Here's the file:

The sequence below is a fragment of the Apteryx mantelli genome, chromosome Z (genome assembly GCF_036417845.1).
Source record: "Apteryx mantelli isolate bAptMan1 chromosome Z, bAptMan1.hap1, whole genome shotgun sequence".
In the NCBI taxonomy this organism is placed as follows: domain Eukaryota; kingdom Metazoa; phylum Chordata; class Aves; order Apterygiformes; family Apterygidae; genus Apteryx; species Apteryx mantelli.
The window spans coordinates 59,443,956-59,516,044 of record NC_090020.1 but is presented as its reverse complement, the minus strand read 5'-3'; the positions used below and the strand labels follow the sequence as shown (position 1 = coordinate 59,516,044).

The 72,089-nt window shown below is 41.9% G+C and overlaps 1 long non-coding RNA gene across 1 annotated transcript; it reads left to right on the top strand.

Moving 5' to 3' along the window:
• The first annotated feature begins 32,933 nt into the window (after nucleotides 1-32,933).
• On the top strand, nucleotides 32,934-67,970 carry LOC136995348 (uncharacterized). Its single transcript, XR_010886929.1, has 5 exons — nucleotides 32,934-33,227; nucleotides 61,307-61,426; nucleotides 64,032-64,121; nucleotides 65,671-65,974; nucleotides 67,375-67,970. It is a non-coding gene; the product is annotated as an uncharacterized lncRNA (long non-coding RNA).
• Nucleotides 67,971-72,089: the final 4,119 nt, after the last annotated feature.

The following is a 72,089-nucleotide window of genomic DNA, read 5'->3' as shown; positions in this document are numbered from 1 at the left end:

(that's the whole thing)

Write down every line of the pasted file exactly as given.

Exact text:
The sequence below is a fragment of the Apteryx mantelli genome, chromosome Z (genome assembly GCF_036417845.1).
Source record: "Apteryx mantelli isolate bAptMan1 chromosome Z, bAptMan1.hap1, whole genome shotgun sequence".
In the NCBI taxonomy this organism is placed as follows: domain Eukaryota; kingdom Metazoa; phylum Chordata; class Aves; order Apterygiformes; family Apterygidae; genus Apteryx; species Apteryx mantelli.
The window spans coordinates 59,443,956-59,516,044 of record NC_090020.1 but is presented as its reverse complement, the minus strand read 5'-3'; the positions used below and the strand labels follow the sequence as shown (position 1 = coordinate 59,516,044).

The 72,089-nt window shown below is 41.9% G+C and overlaps 1 long non-coding RNA gene across 1 annotated transcript; it reads left to right on the top strand.

Moving 5' to 3' along the window:
• The first annotated feature begins 32,933 nt into the window (after nucleotides 1-32,933).
• On the top strand, nucleotides 32,934-67,970 carry LOC136995348 (uncharacterized). Its single transcript, XR_010886929.1, has 5 exons — nucleotides 32,934-33,227; nucleotides 61,307-61,426; nucleotides 64,032-64,121; nucleotides 65,671-65,974; nucleotides 67,375-67,970. It is a non-coding gene; the product is annotated as an uncharacterized lncRNA (long non-coding RNA).
• Nucleotides 67,971-72,089: the final 4,119 nt, after the last annotated feature.

The following is a 72,089-nucleotide window of genomic DNA, read 5'->3' as shown; positions in this document are numbered from 1 at the left end: